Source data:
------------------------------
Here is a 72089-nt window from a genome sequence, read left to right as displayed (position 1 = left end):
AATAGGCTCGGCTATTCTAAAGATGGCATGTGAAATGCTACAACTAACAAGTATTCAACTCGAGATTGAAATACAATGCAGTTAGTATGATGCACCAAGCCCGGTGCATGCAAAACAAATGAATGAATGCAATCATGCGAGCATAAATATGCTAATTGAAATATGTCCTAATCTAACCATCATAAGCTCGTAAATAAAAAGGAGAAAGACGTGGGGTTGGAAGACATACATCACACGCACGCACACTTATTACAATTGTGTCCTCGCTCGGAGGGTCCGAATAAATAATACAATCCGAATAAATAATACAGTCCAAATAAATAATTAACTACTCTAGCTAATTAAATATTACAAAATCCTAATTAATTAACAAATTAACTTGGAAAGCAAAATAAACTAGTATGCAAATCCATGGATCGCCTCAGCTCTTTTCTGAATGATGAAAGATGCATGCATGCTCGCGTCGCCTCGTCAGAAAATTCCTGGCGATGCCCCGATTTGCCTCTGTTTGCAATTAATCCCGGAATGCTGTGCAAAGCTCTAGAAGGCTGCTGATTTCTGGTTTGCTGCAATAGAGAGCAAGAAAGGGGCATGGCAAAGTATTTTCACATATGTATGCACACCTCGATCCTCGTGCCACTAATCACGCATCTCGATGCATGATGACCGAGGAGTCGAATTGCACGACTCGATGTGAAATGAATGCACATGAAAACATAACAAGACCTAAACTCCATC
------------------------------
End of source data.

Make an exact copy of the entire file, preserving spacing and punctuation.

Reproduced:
Here is a 72089-nt window from a genome sequence, read left to right as displayed (position 1 = left end):
AATAGGCTCGGCTATTCTAAAGATGGCATGTGAAATGCTACAACTAACAAGTATTCAACTCGAGATTGAAATACAATGCAGTTAGTATGATGCACCAAGCCCGGTGCATGCAAAACAAATGAATGAATGCAATCATGCGAGCATAAATATGCTAATTGAAATATGTCCTAATCTAACCATCATAAGCTCGTAAATAAAAAGGAGAAAGACGTGGGGTTGGAAGACATACATCACACGCACGCACACTTATTACAATTGTGTCCTCGCTCGGAGGGTCCGAATAAATAATACAATCCGAATAAATAATACAGTCCAAATAAATAATTAACTACTCTAGCTAATTAAATATTACAAAATCCTAATTAATTAACAAATTAACTTGGAAAGCAAAATAAACTAGTATGCAAATCCATGGATCGCCTCAGCTCTTTTCTGAATGATGAAAGATGCATGCATGCTCGCGTCGCCTCGTCAGAAAATTCCTGGCGATGCCCCGATTTGCCTCTGTTTGCAATTAATCCCGGAATGCTGTGCAAAGCTCTAGAAGGCTGCTGATTTCTGGTTTGCTGCAATAGAGAGCAAGAAAGGGGCATGGCAAAGTATTTTCACATATGTATGCACACCTCGATCCTCGTGCCACTAATCACGCATCTCGATGCATGATGACCGAGGAGTCGAATTGCACGACTCGATGTGAAATGAATGCACATGAAAACATAACAAGACCTAAACTCCATC